We hear a lot about data breach these days, but when it comes to business continuity, the IT factors are only a small piece of the risk landscape. Your business continuity plan needs to cover all the risks your company may encounter, not just the obvious ones.
With so many clear risks and potential risks, it can be difficult to pinpoint exactly which ones to address in your business continuity plan. Some risks are easy to spot; others are commonly overlooked.
Every business is a digital business
The use of mobile devices and digital storage such as Dropbox and Google Docs is making even the low-tech businesses increasingly digital. And in the event of a disaster, all your documentation may not be in one place, making finding what you need when you need it that much more difficult, even if it’s not completely lost.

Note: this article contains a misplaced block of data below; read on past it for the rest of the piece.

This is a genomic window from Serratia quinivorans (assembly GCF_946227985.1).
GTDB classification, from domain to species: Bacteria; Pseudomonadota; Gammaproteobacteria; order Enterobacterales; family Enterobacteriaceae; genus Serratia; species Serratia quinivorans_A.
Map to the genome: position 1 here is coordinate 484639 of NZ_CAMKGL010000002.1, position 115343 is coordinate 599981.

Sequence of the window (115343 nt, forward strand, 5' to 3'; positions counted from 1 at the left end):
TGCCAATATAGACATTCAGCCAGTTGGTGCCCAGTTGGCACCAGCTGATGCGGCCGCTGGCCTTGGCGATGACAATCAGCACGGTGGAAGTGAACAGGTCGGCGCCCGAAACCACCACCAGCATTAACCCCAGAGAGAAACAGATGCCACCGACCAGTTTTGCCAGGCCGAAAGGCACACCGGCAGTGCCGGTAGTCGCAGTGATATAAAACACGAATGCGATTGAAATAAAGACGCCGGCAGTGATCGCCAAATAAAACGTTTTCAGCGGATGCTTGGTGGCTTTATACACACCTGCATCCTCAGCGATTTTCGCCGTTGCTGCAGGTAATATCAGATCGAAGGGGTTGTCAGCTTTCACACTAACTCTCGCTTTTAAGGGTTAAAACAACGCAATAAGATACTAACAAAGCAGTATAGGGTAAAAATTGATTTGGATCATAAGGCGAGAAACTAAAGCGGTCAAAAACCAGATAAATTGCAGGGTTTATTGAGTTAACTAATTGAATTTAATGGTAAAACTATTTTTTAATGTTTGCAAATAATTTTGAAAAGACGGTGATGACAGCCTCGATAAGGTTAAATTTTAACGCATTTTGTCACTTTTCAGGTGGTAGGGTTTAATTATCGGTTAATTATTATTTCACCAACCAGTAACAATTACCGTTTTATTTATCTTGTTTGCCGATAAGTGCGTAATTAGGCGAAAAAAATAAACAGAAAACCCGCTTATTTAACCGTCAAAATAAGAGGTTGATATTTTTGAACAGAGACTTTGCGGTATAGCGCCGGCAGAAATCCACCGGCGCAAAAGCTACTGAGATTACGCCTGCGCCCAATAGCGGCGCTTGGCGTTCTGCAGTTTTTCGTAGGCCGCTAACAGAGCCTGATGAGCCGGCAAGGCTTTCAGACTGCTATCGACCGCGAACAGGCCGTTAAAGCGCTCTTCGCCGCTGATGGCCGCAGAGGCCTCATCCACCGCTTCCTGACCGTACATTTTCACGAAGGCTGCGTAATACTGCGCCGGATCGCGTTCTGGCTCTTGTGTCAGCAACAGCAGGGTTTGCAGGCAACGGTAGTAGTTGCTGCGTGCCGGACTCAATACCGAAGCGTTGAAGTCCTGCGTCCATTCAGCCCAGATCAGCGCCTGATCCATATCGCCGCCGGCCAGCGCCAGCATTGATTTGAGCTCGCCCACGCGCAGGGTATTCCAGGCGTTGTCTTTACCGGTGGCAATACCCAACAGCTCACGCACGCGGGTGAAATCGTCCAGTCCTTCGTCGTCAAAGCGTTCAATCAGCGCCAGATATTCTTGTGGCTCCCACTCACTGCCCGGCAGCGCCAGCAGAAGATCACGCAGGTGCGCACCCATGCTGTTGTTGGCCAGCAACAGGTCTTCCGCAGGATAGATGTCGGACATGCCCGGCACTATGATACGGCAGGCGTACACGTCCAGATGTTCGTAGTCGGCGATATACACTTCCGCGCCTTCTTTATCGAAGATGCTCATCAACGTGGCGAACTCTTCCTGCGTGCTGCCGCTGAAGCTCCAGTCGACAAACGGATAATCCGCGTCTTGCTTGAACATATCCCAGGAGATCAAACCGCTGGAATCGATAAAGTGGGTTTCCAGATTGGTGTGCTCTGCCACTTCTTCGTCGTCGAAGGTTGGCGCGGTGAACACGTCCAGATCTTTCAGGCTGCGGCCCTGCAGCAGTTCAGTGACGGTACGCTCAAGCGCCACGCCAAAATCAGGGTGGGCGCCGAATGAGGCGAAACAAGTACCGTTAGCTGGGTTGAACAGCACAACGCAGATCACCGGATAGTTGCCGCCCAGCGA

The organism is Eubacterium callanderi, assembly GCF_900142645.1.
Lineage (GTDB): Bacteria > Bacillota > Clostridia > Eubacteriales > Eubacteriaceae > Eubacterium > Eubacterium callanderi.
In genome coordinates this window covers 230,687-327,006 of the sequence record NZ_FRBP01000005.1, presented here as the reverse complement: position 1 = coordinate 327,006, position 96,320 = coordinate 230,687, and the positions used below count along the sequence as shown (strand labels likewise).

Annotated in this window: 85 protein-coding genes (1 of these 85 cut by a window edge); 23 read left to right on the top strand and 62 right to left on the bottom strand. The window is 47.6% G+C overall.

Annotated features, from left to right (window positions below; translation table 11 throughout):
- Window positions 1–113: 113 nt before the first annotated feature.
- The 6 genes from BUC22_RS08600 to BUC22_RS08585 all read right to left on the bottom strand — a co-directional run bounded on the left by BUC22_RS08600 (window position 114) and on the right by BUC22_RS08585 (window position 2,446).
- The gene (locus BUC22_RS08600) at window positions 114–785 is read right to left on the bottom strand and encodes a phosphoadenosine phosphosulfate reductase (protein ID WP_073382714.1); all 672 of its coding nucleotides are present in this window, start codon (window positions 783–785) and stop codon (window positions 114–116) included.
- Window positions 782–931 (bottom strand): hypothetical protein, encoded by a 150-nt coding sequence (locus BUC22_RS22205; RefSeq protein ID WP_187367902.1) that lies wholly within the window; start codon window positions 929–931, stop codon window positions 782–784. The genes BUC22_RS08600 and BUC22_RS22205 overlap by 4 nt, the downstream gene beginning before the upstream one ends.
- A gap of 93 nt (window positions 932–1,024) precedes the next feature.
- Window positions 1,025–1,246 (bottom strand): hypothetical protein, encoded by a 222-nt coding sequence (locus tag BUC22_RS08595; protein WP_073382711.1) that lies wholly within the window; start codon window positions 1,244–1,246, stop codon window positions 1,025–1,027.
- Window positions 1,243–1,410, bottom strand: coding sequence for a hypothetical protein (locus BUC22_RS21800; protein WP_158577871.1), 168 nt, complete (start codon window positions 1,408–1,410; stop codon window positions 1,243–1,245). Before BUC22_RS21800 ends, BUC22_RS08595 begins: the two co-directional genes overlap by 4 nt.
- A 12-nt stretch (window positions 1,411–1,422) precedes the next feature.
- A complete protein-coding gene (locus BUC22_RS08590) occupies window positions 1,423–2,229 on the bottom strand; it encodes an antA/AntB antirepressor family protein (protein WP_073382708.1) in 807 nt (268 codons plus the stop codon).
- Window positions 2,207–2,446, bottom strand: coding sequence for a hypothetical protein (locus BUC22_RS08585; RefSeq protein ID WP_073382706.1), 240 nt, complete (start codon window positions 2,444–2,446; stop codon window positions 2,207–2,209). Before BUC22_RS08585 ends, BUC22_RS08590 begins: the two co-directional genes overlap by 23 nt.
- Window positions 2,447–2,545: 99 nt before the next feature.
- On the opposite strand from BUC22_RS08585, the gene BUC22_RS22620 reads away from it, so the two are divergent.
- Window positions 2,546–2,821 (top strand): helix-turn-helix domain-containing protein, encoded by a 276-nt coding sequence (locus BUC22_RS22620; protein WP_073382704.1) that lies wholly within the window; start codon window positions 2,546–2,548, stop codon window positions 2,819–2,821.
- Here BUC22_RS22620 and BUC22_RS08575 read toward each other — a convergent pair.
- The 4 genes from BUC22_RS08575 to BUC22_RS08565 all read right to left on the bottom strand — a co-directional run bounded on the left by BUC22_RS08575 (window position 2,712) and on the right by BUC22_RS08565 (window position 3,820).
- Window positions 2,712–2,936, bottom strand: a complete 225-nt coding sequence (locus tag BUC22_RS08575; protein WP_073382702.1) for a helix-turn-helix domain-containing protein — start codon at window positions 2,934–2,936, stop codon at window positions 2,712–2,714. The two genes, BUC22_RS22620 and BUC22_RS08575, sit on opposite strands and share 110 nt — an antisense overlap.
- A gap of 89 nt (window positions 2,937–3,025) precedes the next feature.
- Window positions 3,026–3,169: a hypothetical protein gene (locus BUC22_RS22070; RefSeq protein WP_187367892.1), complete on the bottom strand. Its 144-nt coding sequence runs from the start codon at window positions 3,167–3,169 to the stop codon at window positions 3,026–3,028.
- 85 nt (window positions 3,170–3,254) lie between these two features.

Long supply chains
It’s important to do what you can do to protect your supply chain, but the longer that chain, the more risk your organization has. Everyone in your chain has their chain, too—meaning situations such as the protests of the working class in China could have a significant impact on your organization’s ability to source supplies you need.
If policies and politics affect your business, which they probably do, it’s important to factor elections and election years (such as this year) into your business continuity plan. What happens when the politician who supports your industry loses the election? This factor is often overlooked in business continuity plans.
You need a plan
Business continuity only works if you have a plan. Unfortunately, far too often, organizations don’t. Business continuity planning requires foresight and believing that resources need to be used to plan for what no one expects will happen. As such, business continuity doesn’t always get the love it deserves.
There’s really no way to fully know what risks might affect your business down the road. Some risks are unpredictable. However, your organization needs to be prepared to be flexible and recover from as many risks as possible. To identify these risks, be sure to include as many departments as you can when it comes to having the conversation and assessing your risks to develop your business continuity plan